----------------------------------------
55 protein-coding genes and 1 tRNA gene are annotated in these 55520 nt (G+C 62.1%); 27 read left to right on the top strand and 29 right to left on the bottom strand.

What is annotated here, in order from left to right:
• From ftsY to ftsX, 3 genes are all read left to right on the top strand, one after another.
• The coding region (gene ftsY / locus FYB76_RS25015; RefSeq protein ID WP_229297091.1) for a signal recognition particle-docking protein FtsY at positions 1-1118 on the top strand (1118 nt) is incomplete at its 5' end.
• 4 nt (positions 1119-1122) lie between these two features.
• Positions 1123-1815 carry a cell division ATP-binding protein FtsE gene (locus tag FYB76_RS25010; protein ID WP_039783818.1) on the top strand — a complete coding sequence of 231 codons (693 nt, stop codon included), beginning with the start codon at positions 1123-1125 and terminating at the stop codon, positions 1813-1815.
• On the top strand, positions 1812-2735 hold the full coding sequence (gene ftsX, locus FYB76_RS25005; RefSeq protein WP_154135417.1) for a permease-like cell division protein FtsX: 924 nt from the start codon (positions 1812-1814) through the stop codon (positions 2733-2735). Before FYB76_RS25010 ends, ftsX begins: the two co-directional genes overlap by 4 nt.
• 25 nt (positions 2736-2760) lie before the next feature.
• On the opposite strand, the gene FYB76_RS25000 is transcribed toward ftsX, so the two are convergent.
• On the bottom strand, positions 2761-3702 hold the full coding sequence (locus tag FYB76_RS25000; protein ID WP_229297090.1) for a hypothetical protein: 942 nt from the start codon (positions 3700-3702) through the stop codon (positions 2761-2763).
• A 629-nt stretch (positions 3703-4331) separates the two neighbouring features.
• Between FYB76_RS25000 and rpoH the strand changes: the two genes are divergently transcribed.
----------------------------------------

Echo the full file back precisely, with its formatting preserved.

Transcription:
55 protein-coding genes and 1 tRNA gene are annotated in these 55520 nt (G+C 62.1%); 27 read left to right on the top strand and 29 right to left on the bottom strand.

What is annotated here, in order from left to right:
• From ftsY to ftsX, 3 genes are all read left to right on the top strand, one after another.
• The coding region (gene ftsY / locus FYB76_RS25015; RefSeq protein ID WP_229297091.1) for a signal recognition particle-docking protein FtsY at positions 1-1118 on the top strand (1118 nt) is incomplete at its 5' end.
• 4 nt (positions 1119-1122) lie between these two features.
• Positions 1123-1815 carry a cell division ATP-binding protein FtsE gene (locus tag FYB76_RS25010; protein ID WP_039783818.1) on the top strand — a complete coding sequence of 231 codons (693 nt, stop codon included), beginning with the start codon at positions 1123-1125 and terminating at the stop codon, positions 1813-1815.
• On the top strand, positions 1812-2735 hold the full coding sequence (gene ftsX, locus FYB76_RS25005; RefSeq protein WP_154135417.1) for a permease-like cell division protein FtsX: 924 nt from the start codon (positions 1812-1814) through the stop codon (positions 2733-2735). Before FYB76_RS25010 ends, ftsX begins: the two co-directional genes overlap by 4 nt.
• 25 nt (positions 2736-2760) lie before the next feature.
• On the opposite strand, the gene FYB76_RS25000 is transcribed toward ftsX, so the two are convergent.
• On the bottom strand, positions 2761-3702 hold the full coding sequence (locus tag FYB76_RS25000; protein ID WP_229297090.1) for a hypothetical protein: 942 nt from the start codon (positions 3700-3702) through the stop codon (positions 2761-2763).
• A 629-nt stretch (positions 3703-4331) separates the two neighbouring features.
• Between FYB76_RS25000 and rpoH the strand changes: the two genes are divergently transcribed.